The Jury: Composition and Selection
Trial by jury, born in ancient Greece and reborn a thousand years later among the Germanic tribes, eventually grew strong roots in the British Isles.1 The American jury began its life as England’s jury at common law in the American colonies. After the American emancipation, the Fourth and Sixth Amendments to the Constitution became the legal anchors for the civil and the criminal jury. Through the centuries that have since elapsed, trial by jury has remained one of the hardiest institutions of our judicial system.2 This development is the more remarkable because the jury in the rest of the world either never existed, or has been sharply reduced. In the aftermath of the French Revolution, the English criminal jury moved to the European continent, first to France, and from there in steps almost over the whole of Europe, eventually even into the Russian Empire.3 Dimitry Karamasov, we may recall, was tried and convicted by a jury. Today the criminal jury, as a separate body of lay judges, survives on the European continent only in Belgium and Austria.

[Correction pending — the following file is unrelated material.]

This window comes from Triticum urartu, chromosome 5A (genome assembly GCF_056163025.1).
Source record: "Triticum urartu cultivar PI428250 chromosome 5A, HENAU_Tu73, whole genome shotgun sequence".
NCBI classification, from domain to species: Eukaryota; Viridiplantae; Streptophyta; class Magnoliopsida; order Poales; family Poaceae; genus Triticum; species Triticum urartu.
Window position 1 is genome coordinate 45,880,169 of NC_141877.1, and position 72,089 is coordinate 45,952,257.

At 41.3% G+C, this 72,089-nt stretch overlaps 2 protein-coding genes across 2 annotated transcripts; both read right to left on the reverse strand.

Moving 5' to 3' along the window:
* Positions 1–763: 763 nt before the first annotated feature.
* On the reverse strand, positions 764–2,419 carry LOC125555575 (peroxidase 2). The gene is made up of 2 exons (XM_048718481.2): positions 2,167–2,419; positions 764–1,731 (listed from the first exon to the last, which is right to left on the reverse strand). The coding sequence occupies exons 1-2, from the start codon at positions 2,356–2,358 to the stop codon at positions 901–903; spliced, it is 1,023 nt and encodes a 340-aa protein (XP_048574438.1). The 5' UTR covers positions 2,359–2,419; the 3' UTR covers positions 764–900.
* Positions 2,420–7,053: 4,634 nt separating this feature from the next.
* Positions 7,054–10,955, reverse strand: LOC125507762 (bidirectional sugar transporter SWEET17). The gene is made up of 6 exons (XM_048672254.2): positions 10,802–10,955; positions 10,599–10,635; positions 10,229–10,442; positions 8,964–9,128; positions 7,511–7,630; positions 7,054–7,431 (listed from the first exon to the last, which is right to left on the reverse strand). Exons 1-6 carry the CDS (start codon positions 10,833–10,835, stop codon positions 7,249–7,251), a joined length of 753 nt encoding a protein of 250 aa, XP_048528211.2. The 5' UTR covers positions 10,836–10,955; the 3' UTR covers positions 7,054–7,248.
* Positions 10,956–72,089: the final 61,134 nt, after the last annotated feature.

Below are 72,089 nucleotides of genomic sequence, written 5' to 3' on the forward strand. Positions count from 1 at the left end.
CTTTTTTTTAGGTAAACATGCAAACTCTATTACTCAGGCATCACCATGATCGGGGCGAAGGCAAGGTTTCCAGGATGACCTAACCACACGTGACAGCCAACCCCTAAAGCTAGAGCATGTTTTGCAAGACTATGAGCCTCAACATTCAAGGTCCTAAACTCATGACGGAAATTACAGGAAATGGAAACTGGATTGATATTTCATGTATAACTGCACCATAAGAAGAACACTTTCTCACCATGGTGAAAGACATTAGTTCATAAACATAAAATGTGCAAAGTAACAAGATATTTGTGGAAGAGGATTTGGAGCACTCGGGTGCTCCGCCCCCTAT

KeywordsPrima Facie Case Grand Jury Jury Selection Prospective Juror Federal District Court
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